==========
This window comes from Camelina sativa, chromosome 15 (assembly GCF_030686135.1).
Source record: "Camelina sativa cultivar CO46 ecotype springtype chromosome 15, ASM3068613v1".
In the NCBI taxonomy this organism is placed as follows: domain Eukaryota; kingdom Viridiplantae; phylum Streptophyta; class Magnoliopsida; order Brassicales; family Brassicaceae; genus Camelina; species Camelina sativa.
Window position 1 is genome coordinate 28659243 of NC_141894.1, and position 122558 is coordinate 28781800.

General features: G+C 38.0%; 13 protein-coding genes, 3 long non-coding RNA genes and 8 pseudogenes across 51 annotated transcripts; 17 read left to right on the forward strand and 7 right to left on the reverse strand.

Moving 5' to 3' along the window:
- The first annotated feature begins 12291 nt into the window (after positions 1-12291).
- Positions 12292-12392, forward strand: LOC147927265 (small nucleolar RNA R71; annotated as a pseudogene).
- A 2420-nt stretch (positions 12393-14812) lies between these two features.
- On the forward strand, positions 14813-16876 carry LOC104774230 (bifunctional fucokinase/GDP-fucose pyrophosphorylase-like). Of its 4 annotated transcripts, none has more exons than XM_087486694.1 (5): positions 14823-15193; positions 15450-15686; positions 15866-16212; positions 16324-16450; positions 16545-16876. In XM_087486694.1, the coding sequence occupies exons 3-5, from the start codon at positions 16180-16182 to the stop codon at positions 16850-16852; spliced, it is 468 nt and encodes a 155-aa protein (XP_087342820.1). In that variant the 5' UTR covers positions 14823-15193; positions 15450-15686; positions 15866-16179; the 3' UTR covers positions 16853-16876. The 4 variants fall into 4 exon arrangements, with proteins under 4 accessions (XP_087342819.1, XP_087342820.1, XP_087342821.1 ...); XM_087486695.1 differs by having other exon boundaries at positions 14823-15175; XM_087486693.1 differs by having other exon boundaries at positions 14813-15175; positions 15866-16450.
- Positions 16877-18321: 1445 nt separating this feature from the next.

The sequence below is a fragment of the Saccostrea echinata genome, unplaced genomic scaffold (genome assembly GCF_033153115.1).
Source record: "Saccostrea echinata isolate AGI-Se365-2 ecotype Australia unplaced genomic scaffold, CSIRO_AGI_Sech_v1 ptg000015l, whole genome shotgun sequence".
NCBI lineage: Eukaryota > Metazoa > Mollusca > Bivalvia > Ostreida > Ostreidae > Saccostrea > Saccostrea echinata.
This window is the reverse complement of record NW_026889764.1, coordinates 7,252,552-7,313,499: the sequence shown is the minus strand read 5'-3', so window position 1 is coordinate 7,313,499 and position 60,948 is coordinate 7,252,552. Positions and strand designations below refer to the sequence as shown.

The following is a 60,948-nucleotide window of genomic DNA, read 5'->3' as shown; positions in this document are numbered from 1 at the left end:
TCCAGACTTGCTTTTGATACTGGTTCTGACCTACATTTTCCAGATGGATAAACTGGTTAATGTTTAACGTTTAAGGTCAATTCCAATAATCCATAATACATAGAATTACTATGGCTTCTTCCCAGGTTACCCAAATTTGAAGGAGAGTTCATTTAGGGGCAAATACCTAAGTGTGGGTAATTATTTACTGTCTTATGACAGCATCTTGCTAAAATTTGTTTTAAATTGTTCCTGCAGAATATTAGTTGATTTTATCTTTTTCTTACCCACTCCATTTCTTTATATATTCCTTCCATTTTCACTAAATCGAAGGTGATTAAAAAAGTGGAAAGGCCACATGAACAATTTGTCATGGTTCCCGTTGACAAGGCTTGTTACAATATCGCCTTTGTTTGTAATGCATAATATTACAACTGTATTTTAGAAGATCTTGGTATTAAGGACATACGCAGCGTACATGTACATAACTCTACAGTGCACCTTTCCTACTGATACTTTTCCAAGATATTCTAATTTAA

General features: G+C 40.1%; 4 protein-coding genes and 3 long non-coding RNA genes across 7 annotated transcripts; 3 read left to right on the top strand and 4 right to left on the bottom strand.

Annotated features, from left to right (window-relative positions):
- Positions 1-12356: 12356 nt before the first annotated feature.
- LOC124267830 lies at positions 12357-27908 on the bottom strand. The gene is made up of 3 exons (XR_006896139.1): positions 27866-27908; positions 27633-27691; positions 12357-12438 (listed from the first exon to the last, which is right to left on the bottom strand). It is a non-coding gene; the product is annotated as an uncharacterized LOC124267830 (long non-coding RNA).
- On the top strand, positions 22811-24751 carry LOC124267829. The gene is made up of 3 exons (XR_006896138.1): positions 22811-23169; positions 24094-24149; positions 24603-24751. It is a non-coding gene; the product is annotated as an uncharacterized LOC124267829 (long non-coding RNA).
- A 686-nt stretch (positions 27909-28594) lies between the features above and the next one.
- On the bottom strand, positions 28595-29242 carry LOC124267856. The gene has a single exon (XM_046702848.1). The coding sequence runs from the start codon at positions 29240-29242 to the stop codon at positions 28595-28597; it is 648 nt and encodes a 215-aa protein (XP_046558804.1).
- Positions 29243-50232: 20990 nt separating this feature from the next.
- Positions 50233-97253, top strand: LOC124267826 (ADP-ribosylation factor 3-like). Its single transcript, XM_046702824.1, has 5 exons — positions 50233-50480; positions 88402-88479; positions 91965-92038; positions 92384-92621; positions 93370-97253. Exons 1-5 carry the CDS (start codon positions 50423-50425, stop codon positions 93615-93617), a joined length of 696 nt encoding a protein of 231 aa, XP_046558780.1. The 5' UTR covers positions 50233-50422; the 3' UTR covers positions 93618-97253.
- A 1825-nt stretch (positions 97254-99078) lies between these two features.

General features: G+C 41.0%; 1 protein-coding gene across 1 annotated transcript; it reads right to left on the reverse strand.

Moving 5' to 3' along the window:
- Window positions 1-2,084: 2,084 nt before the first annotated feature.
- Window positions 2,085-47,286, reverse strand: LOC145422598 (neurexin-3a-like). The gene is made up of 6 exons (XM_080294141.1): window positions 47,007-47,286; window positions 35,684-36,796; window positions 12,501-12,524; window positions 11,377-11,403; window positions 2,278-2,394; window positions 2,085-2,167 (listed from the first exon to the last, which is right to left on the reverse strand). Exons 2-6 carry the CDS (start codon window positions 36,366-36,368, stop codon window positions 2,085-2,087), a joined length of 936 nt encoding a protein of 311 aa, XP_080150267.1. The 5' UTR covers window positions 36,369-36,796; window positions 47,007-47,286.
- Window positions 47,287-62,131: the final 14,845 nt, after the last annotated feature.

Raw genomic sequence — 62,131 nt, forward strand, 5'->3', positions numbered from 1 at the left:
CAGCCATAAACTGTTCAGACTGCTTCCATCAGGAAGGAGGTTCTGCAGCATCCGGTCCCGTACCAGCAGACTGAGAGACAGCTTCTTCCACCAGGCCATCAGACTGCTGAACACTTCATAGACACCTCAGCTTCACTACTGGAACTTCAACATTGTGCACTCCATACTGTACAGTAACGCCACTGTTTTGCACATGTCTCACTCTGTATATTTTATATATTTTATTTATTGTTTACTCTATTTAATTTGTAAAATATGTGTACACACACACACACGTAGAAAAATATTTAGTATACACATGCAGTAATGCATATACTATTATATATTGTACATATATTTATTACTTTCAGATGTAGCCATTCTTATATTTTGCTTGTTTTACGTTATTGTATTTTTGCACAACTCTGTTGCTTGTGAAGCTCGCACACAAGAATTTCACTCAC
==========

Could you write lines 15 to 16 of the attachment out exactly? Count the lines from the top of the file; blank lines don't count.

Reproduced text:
This window is the reverse complement of record NW_026889764.1, coordinates 7,252,552-7,313,499: the sequence shown is the minus strand read 5'-3', so window position 1 is coordinate 7,313,499 and position 60,948 is coordinate 7,252,552. Positions and strand designations below refer to the sequence as shown.

The following is a 60,948-nucleotide window of genomic DNA, read 5'->3' as shown; positions in this document are numbered from 1 at the left end: